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“Minnie” the cow with unusual markings arrives at Welney Wetland Centre

PUBLISHED: 11:03 18 June 2015 | UPDATED: 14:16 18 June 2015

A calf with unusual markings has arrived on the reserve at WWT Welney Wetland Centre, earning her the nickname ‘Minnie’.

A calf with unusual markings has arrived on the reserve at WWT Welney Wetland Centre, earning her the nickname ‘Minnie’.

Bob Ellis/WWT

A calf with unusual markings has arrived on the reserve at WWT Welney Wetland Centre, earning her the nickname ‘Minnie’.

A calf with unusual markings has arrived on the reserve at WWT Welney Wetland Centre, earning her the nickname ‘Minnie’.A calf with unusual markings has arrived on the reserve at WWT Welney Wetland Centre, earning her the nickname ‘Minnie’.

Her distinctive white forehead would normally be unusual enough, but her black, mouse silhouette really makes her stand out from the herd.

‘Minnie’, her mother and the rest of their herd are grazing an area of wetland recreation at WWT Welney in West Norfolk over the summer months.

Reserve warden Louise Clewley said: “The cows do a fantastic job, creating a mosaic of grasses that provide the ideal habitat for a wide variety of birds.

“Species like the lapwing and the rare black-tailed godwit prefer short grass so that they can easily spot predators; whereas snipe and redshank rely on their camouflage and so prefer tussocks of longer grass.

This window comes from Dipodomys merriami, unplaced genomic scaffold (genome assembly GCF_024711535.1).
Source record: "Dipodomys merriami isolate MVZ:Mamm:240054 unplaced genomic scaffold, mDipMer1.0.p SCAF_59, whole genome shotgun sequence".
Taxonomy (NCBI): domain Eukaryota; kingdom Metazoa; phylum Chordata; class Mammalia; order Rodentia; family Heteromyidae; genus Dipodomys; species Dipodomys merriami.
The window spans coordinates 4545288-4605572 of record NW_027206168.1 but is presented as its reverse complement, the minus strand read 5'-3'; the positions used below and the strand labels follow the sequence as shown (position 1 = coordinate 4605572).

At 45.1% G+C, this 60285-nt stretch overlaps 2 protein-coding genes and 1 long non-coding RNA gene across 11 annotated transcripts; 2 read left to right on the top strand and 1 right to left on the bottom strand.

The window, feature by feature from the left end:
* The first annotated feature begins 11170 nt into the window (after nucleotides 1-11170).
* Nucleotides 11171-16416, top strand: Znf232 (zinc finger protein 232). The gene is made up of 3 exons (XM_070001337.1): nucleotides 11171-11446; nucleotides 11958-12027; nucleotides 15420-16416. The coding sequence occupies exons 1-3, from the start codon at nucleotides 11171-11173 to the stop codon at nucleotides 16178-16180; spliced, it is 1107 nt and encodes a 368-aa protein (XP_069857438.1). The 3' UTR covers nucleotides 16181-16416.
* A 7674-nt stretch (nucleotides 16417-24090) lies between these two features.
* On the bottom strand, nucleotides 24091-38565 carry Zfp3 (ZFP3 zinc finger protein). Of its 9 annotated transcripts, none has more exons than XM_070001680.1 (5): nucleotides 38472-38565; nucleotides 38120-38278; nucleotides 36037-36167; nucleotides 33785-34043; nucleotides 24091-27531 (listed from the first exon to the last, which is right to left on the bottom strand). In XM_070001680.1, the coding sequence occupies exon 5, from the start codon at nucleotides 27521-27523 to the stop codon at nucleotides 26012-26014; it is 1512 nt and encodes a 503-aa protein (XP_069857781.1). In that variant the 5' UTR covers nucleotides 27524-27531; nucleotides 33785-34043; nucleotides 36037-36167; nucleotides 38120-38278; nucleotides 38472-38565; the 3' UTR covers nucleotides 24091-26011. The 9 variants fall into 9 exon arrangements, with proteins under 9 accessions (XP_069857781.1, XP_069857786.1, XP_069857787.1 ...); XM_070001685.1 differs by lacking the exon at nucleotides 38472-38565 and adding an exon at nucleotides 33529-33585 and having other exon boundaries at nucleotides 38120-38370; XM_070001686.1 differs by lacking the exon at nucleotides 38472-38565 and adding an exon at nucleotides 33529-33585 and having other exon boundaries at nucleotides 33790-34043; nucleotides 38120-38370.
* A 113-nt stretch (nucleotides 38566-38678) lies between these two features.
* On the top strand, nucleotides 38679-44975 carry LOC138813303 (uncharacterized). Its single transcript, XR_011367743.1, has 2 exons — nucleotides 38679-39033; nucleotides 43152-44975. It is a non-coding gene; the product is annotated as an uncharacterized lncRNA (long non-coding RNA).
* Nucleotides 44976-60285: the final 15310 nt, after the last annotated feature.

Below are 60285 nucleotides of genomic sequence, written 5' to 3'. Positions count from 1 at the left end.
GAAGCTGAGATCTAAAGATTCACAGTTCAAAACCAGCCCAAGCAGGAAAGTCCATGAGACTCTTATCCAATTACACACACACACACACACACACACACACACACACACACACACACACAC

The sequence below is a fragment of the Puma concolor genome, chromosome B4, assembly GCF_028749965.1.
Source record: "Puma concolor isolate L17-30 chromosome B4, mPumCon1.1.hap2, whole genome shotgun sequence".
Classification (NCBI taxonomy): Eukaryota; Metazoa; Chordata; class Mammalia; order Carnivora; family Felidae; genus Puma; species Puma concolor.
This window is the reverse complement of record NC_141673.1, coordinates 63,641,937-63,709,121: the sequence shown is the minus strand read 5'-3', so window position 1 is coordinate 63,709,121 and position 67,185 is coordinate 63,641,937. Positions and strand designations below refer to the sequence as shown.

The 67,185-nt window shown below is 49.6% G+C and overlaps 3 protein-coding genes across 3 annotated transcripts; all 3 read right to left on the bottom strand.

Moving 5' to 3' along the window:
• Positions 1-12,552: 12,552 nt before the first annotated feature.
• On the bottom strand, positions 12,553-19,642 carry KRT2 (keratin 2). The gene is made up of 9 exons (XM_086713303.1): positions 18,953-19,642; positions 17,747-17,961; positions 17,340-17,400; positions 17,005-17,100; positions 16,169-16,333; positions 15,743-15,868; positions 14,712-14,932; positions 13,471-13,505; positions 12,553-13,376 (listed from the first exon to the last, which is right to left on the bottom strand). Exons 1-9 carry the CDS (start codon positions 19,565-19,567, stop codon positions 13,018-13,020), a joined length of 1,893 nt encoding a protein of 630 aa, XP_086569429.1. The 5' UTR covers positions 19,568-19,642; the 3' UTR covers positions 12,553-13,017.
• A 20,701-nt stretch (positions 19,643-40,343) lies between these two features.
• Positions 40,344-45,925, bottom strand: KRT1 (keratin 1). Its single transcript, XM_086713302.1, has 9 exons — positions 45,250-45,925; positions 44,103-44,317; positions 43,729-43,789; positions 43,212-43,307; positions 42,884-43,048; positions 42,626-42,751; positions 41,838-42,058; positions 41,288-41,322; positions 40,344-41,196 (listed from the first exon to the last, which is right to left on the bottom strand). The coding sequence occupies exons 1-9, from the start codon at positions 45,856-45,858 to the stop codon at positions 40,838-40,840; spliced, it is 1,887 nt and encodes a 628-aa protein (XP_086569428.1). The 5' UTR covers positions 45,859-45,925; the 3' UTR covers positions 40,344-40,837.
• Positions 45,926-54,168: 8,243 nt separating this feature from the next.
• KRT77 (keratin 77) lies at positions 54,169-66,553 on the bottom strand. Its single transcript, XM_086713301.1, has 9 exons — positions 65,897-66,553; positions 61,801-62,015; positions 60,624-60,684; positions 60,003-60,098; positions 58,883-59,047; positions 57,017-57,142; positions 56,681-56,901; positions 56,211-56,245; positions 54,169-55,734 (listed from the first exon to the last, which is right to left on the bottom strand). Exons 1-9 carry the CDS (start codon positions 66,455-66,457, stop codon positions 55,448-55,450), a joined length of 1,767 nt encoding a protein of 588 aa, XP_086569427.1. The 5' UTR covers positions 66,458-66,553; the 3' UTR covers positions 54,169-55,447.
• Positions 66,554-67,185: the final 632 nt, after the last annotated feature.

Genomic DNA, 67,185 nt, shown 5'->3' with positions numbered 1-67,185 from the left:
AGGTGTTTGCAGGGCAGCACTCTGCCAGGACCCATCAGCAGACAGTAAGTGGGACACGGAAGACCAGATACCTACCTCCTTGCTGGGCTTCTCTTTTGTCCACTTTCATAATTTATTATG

“This year has been an awesome year for breeding birds on the reserve and the cattle are getting it in great shape’

“One of my favourite things is digging around in cow poo, the pats provide a great habitat for lots of amazing insects which become a food source for birds and bats’.

Visitors can watch the herds of cattle from the wetland centre and the hides out on the reserve.

1 comment

  • Dear oh dear another charity promotion story. When my dad was a boy carthorses were turned out on the wash for the summer until needed for harvest and there were always herds of cattle all over the Wash. as there are now on all the other parts of it as well as at the birders bit. Plus it was cut for hay in parts , plus someone went round and sorted out the criss crosses of drainage ditches and the scrub, plus the ministry in charge of rivers and sluices at the time managed to get them right so the wash did not stay under water half the spring. flooding out the nesting birds. If Norfolk readers had seen the money wasted, the machinery being used and the expense of reverting hard won best quality agricultural land back to wet fen so that there is somewhere for the birds displaced from Welney Wash to nest I think they would be shocked.

    Report this comment

    Daisy Roots

    Friday, June 19, 2015

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